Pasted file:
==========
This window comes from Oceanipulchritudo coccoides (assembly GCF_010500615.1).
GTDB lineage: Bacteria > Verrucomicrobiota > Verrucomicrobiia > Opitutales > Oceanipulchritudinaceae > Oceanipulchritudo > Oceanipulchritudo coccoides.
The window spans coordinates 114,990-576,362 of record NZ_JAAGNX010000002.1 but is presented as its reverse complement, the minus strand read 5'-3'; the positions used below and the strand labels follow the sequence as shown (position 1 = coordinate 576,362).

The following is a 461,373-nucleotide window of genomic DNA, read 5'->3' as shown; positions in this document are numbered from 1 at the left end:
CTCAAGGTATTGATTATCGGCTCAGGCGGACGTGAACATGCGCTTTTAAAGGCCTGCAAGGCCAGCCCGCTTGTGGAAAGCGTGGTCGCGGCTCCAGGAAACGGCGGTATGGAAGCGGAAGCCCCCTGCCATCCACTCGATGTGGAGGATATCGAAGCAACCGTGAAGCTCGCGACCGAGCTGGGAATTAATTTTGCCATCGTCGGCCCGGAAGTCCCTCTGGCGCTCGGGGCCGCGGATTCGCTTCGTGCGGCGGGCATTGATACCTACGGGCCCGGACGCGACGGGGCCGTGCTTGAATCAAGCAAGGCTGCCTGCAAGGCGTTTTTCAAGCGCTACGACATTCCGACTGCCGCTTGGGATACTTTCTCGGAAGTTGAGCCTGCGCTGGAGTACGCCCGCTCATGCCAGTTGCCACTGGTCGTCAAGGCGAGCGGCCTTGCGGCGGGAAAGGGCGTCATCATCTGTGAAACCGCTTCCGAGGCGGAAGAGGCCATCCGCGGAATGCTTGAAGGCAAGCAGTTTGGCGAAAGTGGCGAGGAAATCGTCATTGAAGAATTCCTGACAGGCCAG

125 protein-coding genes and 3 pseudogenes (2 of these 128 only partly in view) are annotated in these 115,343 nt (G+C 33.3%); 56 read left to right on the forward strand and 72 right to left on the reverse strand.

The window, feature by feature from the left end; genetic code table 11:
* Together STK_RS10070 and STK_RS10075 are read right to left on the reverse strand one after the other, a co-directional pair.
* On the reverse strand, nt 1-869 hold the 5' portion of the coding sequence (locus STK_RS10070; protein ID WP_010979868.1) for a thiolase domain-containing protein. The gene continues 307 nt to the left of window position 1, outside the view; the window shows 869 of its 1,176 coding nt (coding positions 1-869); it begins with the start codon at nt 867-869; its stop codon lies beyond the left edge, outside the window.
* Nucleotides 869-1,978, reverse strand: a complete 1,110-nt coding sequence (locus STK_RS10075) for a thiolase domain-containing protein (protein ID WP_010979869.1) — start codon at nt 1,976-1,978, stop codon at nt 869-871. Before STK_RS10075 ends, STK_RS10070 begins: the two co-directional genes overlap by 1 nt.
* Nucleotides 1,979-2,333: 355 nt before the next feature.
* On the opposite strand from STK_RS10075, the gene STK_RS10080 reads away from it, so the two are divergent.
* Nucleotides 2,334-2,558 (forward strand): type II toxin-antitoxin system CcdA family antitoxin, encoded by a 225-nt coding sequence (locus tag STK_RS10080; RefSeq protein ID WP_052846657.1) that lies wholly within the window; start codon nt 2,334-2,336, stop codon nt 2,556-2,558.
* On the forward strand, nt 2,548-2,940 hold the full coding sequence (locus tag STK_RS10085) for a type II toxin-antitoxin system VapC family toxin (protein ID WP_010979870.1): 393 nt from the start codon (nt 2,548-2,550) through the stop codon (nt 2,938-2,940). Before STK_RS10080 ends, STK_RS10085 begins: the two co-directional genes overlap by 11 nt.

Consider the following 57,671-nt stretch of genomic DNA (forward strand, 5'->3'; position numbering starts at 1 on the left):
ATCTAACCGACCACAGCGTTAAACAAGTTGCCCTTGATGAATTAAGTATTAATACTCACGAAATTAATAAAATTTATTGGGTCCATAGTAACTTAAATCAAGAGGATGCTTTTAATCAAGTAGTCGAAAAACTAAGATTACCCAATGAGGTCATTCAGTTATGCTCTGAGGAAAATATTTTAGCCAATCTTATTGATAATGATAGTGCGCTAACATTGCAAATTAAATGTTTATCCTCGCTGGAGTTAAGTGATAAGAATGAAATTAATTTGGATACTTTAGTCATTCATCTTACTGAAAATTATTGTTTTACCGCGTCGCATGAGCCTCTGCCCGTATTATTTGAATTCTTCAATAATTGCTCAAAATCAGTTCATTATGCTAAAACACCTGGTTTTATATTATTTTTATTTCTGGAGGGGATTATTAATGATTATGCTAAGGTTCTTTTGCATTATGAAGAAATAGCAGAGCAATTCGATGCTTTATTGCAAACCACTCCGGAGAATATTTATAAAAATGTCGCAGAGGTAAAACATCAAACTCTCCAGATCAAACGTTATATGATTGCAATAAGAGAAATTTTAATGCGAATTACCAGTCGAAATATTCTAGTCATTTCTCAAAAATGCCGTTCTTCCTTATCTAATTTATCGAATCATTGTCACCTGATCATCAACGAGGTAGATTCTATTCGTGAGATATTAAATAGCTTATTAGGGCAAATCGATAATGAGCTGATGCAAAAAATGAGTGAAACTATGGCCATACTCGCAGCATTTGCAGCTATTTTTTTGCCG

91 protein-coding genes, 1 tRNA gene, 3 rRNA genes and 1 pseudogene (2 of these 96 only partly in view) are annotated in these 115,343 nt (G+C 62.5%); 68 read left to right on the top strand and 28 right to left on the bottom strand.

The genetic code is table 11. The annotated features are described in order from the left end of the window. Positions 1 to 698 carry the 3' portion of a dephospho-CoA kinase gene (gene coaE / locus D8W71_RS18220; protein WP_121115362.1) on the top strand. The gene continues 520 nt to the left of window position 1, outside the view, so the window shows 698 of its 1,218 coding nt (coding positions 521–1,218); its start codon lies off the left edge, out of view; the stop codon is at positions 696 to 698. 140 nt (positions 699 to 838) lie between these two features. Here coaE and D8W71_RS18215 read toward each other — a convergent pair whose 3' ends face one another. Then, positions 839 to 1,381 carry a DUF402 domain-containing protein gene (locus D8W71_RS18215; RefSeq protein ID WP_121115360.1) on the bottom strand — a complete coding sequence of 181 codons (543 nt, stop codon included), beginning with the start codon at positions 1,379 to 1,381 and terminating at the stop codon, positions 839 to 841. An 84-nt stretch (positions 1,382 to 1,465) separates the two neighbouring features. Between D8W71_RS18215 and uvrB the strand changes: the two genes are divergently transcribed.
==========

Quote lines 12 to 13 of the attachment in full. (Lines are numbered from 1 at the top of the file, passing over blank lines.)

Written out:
* On the opposite strand from STK_RS10075, the gene STK_RS10080 reads away from it, so the two are divergent.
* Nucleotides 2,334-2,558 (forward strand): type II toxin-antitoxin system CcdA family antitoxin, encoded by a 225-nt coding sequence (locus tag STK_RS10080; RefSeq protein ID WP_052846657.1) that lies wholly within the window; start codon nt 2,334-2,336, stop codon nt 2,556-2,558.